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  1. A parent committee appointed non-members of the committee to its subcommittee. These appointments were never authorized by the assembly (c.f. p. 497, ll. 16-19). If the appointments are ratified by the assembly, does that also, by extension, also ratify all actions done by the subcommittee while the breach was occurring? Or, do the actions taken by the subcommittee also need to be ratified? If no one raises a point of order on the issue of continuing breach in this case, should the parliamentarian point out the error in proceedings?
  2. Can the Chair suspend an adopted motion that may violate the bylaws? The motion that was adopted may or may not be a "policy statement." Until the definition of a policy statement is determined, the Chair would like to suspend the decision and any action. The Board meeting via conference call was Thursday night, so it is too late to reconsider the motion. Our bylaws state that a unanimous decision is required for policy statements. While there was a clear majority, this was not a unanimous decision. Without getting too specific, the motion reads, "I move that the (named org) join the (another org.) in support of House bill __ and Senate bill ___." A Board member read a definition and it made it sound like it was not a policy statement. Another definition did make it sound like a policy statement, but the Board did not vote on which definition to use. Is there a definition for policy statement that is commonly accepted and what is the source? If this is in violation of the bylaws, what do we need to do to rescind or void this motion? Thank you!
  3. Is an election to an office which is not vacant always void and a continuing breach? A member is elected in a special election to an office that the members erroneously believed to be vacant. Is such an election always void or does it depend on the circumstances? Assume, for the purposes of this discussion, that the position is already filled and is not vacant and that the error comes to light after the special election to fill the alleged “vacancy”. Consider the following two scenarios. Case A: The bylaws provide that officers serve a fixed term, such as for two years, and the term has not expired. Someone else is elected to the position in a special election to fill the “vacancy” under the mistaken belief that the office is vacant. Is there any scenario under which such an election would be valid? Case B: The bylaws provide that officers serve a term of two years or until their successors are elected. Someone else is elected to the position by more than a two-thirds vote in a special election under the mistaken belief that the office is vacant. Is the election valid? Why or why not? I know that normally if someone is elected to a position which is not vacant, the election is void and constitutes a continuing breach because it conflicts with something previously adopted (the prior election to a term which has not yet expired). (page 445) However, I’m also mindful of the provisions in RONR that say that the adoption of a motion which conflicts with a motion previously adopted is valid if adopted by the vote necessary to rescind the previously adopted motion. (page 251) The following provisions seem relevant: Page 445 lines 23-25 Page 251 lines 9-10 and 11-15 Pages 653-654 re Removal from Office I’m assuming that the provisions on page 445, lines 23-25, being specific to elections, would be controlling over the more general provisions of page 251 lines 11-15, but I’m anxious to hear what others think.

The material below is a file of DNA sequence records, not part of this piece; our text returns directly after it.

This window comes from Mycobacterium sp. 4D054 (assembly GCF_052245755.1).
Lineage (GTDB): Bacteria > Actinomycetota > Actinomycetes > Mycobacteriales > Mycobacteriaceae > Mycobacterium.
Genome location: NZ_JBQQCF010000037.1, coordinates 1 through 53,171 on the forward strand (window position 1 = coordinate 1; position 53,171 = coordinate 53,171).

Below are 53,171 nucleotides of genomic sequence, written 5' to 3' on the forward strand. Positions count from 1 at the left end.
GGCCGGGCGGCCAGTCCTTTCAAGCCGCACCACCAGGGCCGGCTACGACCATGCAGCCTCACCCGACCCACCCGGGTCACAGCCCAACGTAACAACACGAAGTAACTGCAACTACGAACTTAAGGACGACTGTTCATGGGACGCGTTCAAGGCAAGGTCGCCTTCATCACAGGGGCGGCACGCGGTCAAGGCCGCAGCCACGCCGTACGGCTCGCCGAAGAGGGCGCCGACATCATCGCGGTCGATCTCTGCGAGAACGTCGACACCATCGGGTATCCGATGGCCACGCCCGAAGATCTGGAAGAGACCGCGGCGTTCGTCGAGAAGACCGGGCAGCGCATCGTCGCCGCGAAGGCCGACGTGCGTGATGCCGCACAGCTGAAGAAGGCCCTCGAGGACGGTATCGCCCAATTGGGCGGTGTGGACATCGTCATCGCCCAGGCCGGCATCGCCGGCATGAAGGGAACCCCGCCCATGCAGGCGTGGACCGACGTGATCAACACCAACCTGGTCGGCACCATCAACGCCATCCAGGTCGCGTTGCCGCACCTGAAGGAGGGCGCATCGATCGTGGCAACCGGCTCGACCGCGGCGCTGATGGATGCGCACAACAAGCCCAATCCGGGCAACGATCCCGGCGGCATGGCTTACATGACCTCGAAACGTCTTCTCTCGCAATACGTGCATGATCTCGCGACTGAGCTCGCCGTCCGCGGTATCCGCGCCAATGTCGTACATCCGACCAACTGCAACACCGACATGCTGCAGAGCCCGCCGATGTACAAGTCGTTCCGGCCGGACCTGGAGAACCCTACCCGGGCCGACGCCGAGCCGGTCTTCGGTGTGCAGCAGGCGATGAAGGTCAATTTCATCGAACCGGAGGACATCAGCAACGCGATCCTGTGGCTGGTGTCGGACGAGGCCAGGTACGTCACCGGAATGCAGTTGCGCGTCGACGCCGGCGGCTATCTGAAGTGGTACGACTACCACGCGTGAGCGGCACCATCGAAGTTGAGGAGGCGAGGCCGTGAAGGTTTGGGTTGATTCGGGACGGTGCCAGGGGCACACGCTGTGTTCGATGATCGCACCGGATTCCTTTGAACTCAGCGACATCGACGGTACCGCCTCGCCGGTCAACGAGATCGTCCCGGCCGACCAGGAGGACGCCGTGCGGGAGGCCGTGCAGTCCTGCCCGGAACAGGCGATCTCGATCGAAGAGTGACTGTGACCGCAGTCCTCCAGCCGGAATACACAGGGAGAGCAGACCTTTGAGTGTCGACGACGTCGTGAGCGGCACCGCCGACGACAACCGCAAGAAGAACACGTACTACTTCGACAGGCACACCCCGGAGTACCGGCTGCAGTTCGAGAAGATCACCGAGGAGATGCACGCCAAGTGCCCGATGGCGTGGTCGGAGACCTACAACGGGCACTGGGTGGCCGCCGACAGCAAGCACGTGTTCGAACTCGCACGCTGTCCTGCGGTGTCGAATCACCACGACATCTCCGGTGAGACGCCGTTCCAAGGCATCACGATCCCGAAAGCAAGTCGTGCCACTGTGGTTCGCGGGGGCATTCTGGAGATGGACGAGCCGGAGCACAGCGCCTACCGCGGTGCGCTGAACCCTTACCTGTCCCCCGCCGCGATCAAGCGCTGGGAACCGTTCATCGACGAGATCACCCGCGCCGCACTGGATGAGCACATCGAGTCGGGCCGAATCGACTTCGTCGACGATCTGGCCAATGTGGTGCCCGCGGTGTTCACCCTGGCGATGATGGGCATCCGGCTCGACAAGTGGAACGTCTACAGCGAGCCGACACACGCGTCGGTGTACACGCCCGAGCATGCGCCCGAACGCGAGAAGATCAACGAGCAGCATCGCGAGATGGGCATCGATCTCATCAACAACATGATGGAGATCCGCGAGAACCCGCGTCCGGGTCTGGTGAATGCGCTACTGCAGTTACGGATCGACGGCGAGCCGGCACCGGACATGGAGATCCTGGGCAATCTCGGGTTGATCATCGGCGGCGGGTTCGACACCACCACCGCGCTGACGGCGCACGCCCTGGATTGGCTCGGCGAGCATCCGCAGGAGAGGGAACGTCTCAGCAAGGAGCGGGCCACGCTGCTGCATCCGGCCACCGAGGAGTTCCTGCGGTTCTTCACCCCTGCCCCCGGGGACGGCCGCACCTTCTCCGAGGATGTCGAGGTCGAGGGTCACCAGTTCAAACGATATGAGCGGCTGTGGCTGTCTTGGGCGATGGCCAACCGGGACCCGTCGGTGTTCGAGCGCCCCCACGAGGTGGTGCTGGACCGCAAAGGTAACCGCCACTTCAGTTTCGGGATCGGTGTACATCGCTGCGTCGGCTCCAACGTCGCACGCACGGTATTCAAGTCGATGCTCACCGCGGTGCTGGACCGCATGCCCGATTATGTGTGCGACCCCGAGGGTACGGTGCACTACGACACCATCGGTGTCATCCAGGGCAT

4. Guest

    What can a Society do

    The Society of which I am Chair has a real mess on its hands.... - November 1996: Society adopts a standing rule banning the Society from funding political clubs. This rule continues to be in effect. - March 2011: Executive Committee of the Board approves an application to fund a left-wing club. - October 2012: Executive Committee of the Board considers an application to fund a right-wing club. Motion postponed. - December 2012: Board of the Society voted to fund the right-wing club in question. - April 2013: Society holds a General Meeting. A motion to adopt a standing rule banning the Society from funding political clubs is moved and stated by the Chair. The Society votes to postpone this motion to the next General Meeting. - July 2013: Board voted to fund *ALL* clubs, including a number of clubs that had previously been unfunded due to their 'political' status. - September 2013: I become Chair. - ??? 2013: Next General Meeting of the Society will be held. The postponed motion from the April 2013 meeting is now on the floor. What do I do? (a) Declare the motion to be out of order because it is redundant, since the November 1996 motion is still in effect? ( Declare the motion to be in order, and interpret it as constituting instructions to Council to cancel the funding for all 'political' clubs? © A third option?
  5. How does one assembly (a special meeting of the membership) raise a point of order about a continuing breach of the Rules by another (the board)? The breach in question is clear, leaving no room for interpretation, and satisfies the other requirements in RONR. The Board has been notified informally, but to no avail.
  6. Our committee has been meeting even though it has fewer members than the minimum required by the bylaws. It is not a question of a quorum; a sufficient number of members were simply not appointed "promptly" after the Annual General Meeting (held three months ago) as required by the bylaws. As no one is disputing the meaning of "prompt" it is not a question of interpretation. Should the chair raise the point herself, declare the meeting and/or any previous actions invalid and simply report the issue to the parent body (i.e. the Board) whose responsibility it is to make the appointments?
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